Global law firm DLA Piper’s large-scale litigation and arbitration funding solutions as well as its tokenization offering, both launched late last year, have benefited from the challenges faced by the global Islamic finance market during the pandemic.
“Undoubtedly, the last 12 months have been challenging for many sectors, in particular Islamic financial services, but there have also been a number of positives in terms of how the industry has responded to those challenges. In particular, we’ve seen a rapid growth in the digitalization of Islamic finance — not just fintech but digital transformation generally has been pushed to the forefront of stakeholders’ minds,” Paul McViety, the head of Islamic finance – Middle East at DLA Piper, told IFN, the sister publication of IFN Fintech.
These have affected the ways that law firms do business. An example is the way blockchain technology has made its way to the top of the agenda of most market players, which in turn has, inevitably, resulted in a massive change in the way contracts are traditionally executed. DLA Piper’s new digital asset creation engine TOKO, which provides a smart contract functionality, has been a response to that.
Outside of digitalization concerns, the industry has had an opportunity to step back and look at other areas where it can do better. McViety cites the rising importance of environmental, social and governance (ESG) criteria and the transition into a green economy as an example, where legislation has resulted in these principles being embedded in not only the constitution of organizations but also regulatory benchmarks.
The Islamic finance industry has responded to that with the global Islamic capital market’s renewed focus on sustainable and green Sukuk, with many landmark issuances in the past year alone. Sohail Ali, the legal director – London at DLA Piper, also noted that the overlap in ESG and Shariah principles shows that Islamic finance is well placed to take the lead on ESG.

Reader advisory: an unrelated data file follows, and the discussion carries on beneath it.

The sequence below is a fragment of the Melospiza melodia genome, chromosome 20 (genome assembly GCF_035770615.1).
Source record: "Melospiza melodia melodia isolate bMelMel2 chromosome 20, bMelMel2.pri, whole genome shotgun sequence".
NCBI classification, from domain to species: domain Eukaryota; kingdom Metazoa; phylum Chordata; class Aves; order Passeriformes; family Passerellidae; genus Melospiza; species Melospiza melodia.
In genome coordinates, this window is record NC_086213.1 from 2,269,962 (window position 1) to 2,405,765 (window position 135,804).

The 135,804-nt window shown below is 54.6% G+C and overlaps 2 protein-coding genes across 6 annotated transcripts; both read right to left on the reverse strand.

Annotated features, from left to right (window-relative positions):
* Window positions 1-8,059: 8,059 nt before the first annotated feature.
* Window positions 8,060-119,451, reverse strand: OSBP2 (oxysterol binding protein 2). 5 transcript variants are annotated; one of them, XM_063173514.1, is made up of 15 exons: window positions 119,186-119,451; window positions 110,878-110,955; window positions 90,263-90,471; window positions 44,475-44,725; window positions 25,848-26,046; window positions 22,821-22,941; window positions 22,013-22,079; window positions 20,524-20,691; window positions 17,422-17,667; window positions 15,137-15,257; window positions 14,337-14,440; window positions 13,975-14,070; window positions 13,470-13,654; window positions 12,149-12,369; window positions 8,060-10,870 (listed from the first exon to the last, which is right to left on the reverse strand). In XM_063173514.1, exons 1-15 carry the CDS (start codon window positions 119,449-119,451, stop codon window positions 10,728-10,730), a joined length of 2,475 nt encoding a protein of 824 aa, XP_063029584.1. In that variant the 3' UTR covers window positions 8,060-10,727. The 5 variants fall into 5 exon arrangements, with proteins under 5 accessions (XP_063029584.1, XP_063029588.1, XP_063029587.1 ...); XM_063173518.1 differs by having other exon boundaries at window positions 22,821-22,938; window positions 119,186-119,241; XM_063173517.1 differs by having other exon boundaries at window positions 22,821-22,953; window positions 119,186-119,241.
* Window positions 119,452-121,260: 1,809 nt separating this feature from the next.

Another relevant solution for the Shariah finance industry is third-party litigation funding. “We’ve seen a wave of third-party litigation funders in the last few years, and this is relevant and of interest to the Islamic finance industry, particularly now with the pandemic putting a lot more pressure for borrowers in general. Third-party litigation funding offers a practical solution to covering legal costs in litigation and arbitration in a transaction and frees up capital,” Sohail explained.
DLA Piper’s newly formed Aldersgate Funding does just that — it offers the firm’s clients access to GBP150 million (US$208.46 million) to fund large-scale litigation and arbitration, offered on a financial risk-free (non-recourse) basis with a streamlined approval process embedded within the offering.
This is an excerpt of a podcast interview with DLA Piper’s Paul McViety, the head of Islamic finance – Middle East, and Sohail Ali, the legal director – London. For the full discussion on the Islamic financial industry’s opportunities for globalization, log on to IFN Podcast.